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Why is it so difficult to understand your customers?

March 2019

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Why is it so difficult to understand your customers?

For our industry, there is one fact about facing the future that should be self-evident to us all: understanding customers and putting them at the heart of the organization should be the first priority for every business.

And yet it’s a fact that seems to get overlooked. To complicate matters, according to this 2018/19 research report: “The key challenge facing Operational Excellence programs remains squarely around changing and improving company culture, with over 53.1% of companies citing it as their top critical challenge.”

According to the report, a lack of ability to quickly adjust to customers’ demands and needs ultimately had a profound impact on utilities’ business models. Whether it has been misjudging the market for residential solar PV or not agile enough to grapple with the flood of small, highly tailored, digital suppliers, the utility industry has been struggling. 

Utilities have focused on well-known tools, such as classical lean management and cost efficiency, but they have done little to prepare the business for the unknown unknowns of innovation and novel customer demands. Indeed, it didn’t seem necessary for an asset-heavy business to cultivate an innovative company culture and concentrate on the customer experience.


All change in the 2010s

The energy revolution – moving away from conventional power such as coal and nuclear toward renewable energy – became a game changer for many large utilities. For more than 100 years, they have successfully delivered products and services across the entire value chain: exploration, conventional power generation, grid and infrastructure, and retail business. But the paradigm shift caused by the energy revolution and digitalization requires a new modus operandi.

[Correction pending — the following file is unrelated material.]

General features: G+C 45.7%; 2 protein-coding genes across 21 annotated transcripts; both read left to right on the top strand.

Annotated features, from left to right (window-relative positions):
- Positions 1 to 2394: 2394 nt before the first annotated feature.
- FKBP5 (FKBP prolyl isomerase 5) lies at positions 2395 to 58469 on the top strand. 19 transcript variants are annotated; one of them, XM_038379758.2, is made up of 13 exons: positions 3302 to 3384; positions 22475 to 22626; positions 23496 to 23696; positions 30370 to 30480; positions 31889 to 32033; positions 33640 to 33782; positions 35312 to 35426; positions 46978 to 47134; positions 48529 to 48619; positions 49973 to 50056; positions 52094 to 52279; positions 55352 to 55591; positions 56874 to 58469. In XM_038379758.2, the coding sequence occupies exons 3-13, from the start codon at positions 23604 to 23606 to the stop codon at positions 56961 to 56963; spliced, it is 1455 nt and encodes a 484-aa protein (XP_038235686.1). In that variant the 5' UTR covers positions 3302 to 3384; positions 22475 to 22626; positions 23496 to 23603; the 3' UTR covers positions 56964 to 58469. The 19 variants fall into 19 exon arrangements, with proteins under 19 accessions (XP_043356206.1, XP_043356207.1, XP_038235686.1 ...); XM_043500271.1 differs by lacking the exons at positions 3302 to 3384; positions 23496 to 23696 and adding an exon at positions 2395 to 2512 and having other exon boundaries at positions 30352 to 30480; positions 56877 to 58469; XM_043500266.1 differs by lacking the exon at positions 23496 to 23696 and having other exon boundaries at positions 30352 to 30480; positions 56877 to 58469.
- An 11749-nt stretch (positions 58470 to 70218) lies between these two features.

Since the realization around 10 years ago that the game has changed, traditional companies that refuse to adapt must wonder when their Kodak moment will end and they will no longer be relevant to customers.

The same old solutions simply do not work the way they used to. After more than a decade of fostering operational excellence and lean principles within the energy industry, I have seen many classical lean or efficiency improvement programs and methodologies that simply didn’t succeed. 

That is especially obvious when I look back at the turbulent and dramatic changes that we experienced during the last few years in the European energy industry.

These changes challenged us to develop a new way of working, and the story of how we did it is detailed as follows.

How innogy responded to the energy revolution

Today we can proudly say that innogy, one of Europe’s largest utilities, has transformed from a traditional, fully integrated utility to a multifaceted, innovative company focusing on customer needs, operational excellence and lean principles. We have established a culture of continuous improvement and empowering employees. And most importantly, we developed a leadership style that is focusing on sustainability and systemic change. 

Based on our experience, a combination of operational excellence and systemic perception was crucial to successfully shaping our company and the entire energy industry by getting closer to the customer. By systemic perception, I mean having a sense for what is going on in your team and in the organization on a deeper level. To achieve it, plus the necessary level of operational excellence, requires a corporate transformation.

There is evidence that such major transformations are only successful if two factors have been considered: the “what” and the “how.” “What” means having the right strategy in place to achieve the financial goals that have been set. “How” relates to systemic perception, values of customer orientation, outward orientation, performance culture and empowering people.

Combining “what” and “how” is the key to success